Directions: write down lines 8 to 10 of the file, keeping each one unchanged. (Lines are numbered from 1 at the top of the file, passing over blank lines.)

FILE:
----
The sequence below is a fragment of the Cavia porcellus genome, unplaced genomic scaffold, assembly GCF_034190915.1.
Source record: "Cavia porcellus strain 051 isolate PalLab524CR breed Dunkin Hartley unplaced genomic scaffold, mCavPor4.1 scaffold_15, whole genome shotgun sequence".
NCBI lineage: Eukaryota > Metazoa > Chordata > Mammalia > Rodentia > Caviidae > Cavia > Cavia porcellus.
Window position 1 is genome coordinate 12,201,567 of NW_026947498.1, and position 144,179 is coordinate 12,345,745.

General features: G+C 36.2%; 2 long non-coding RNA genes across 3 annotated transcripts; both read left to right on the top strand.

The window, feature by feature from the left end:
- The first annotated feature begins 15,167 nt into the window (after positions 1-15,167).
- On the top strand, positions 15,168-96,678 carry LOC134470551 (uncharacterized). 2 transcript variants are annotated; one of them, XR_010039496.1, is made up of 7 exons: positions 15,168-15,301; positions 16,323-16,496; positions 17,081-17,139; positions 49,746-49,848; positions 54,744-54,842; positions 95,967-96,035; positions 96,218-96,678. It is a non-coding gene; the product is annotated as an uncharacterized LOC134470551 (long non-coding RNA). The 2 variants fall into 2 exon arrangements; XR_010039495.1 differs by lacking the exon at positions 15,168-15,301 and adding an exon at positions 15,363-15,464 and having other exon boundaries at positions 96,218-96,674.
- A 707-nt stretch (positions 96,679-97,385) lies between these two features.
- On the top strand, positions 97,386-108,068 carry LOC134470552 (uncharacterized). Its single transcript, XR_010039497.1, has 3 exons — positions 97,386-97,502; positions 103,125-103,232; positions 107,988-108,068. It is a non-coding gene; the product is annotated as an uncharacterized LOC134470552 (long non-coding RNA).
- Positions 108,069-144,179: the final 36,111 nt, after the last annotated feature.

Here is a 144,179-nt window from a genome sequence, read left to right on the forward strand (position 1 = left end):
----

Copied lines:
- On the top strand, positions 15,168-96,678 carry LOC134470551 (uncharacterized). 2 transcript variants are annotated; one of them, XR_010039496.1, is made up of 7 exons: positions 15,168-15,301; positions 16,323-16,496; positions 17,081-17,139; positions 49,746-49,848; positions 54,744-54,842; positions 95,967-96,035; positions 96,218-96,678. It is a non-coding gene; the product is annotated as an uncharacterized LOC134470551 (long non-coding RNA). The 2 variants fall into 2 exon arrangements; XR_010039495.1 differs by lacking the exon at positions 15,168-15,301 and adding an exon at positions 15,363-15,464 and having other exon boundaries at positions 96,218-96,674.
- A 707-nt stretch (positions 96,679-97,385) lies between these two features.
- On the top strand, positions 97,386-108,068 carry LOC134470552 (uncharacterized). Its single transcript, XR_010039497.1, has 3 exons — positions 97,386-97,502; positions 103,125-103,232; positions 107,988-108,068. It is a non-coding gene; the product is annotated as an uncharacterized LOC134470552 (long non-coding RNA).